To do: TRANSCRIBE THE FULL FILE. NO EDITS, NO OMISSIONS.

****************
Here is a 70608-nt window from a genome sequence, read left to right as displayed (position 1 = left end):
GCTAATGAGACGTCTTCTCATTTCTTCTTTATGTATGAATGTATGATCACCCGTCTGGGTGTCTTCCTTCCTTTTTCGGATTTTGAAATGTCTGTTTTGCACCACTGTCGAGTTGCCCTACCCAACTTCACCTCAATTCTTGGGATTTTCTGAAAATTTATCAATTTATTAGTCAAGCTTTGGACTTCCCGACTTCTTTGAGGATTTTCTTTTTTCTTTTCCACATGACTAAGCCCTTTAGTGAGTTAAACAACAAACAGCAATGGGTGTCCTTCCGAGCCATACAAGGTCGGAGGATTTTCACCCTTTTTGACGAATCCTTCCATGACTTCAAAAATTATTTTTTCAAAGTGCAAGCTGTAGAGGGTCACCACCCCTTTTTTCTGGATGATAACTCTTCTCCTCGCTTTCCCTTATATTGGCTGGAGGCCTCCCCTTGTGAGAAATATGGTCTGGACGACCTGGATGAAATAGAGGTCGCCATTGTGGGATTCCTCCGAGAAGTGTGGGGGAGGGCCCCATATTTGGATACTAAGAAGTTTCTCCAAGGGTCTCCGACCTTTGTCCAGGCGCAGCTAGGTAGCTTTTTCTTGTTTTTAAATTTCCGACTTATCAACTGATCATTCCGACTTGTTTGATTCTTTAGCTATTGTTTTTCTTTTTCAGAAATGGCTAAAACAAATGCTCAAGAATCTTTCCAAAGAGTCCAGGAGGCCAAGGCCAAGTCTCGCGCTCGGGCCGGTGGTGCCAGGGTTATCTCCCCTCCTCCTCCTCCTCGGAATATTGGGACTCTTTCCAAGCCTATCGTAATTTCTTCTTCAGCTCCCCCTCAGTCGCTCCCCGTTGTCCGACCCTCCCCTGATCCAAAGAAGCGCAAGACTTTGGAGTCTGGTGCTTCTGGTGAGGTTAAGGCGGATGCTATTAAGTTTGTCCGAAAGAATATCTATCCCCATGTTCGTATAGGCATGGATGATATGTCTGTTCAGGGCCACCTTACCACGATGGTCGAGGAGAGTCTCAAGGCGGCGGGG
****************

Here is a 70608-nt window from a genome sequence, read left to right as displayed (position 1 = left end):
GCTAATGAGACGTCTTCTCATTTCTTCTTTATGTATGAATGTATGATCACCCGTCTGGGTGTCTTCCTTCCTTTTTCGGATTTTGAAATGTCTGTTTTGCACCACTGTCGAGTTGCCCTACCCAACTTCACCTCAATTCTTGGGATTTTCTGAAAATTTATCAATTTATTAGTCAAGCTTTGGACTTCCCGACTTCTTTGAGGATTTTCTTTTTTCTTTTCCACATGACTAAGCCCTTTAGTGAGTTAAACAACAAACAGCAATGGGTGTCCTTCCGAGCCATACAAGGTCGGAGGATTTTCACCCTTTTTGACGAATCCTTCCATGACTTCAAAAATTATTTTTTCAAAGTGCAAGCTGTAGAGGGTCACCACCCCTTTTTTCTGGATGATAACTCTTCTCCTCGCTTTCCCTTATATTGGCTGGAGGCCTCCCCTTGTGAGAAATATGGTCTGGACGACCTGGATGAAATAGAGGTCGCCATTGTGGGATTCCTCCGAGAAGTGTGGGGGAGGGCCCCATATTTGGATACTAAGAAGTTTCTCCAAGGGTCTCCGACCTTTGTCCAGGCGCAGCTAGGTAGCTTTTTCTTGTTTTTAAATTTCCGACTTATCAACTGATCATTCCGACTTGTTTGATTCTTTAGCTATTGTTTTTCTTTTTCAGAAATGGCTAAAACAAATGCTCAAGAATCTTTCCAAAGAGTCCAGGAGGCCAAGGCCAAGTCTCGCGCTCGGGCCGGTGGTGCCAGGGTTATCTCCCCTCCTCCTCCTCCTCGGAATATTGGGACTCTTTCCAAGCCTATCGTAATTTCTTCTTCAGCTCCCCCTCAGTCGCTCCCCGTTGTCCGACCCTCCCCTGATCCAAAGAAGCGCAAGACTTTGGAGTCTGGTGCTTCTGGTGAGGTTAAGGCGGATGCTATTAAGTTTGTCCGAAAGAATATCTATCCCCATGTTCGTATAGGCATGGATGATATGTCTGTTCAGGGCCACCTTACCACGATGGTCGAGGAGAGTCTCAAGGCGGCGGGG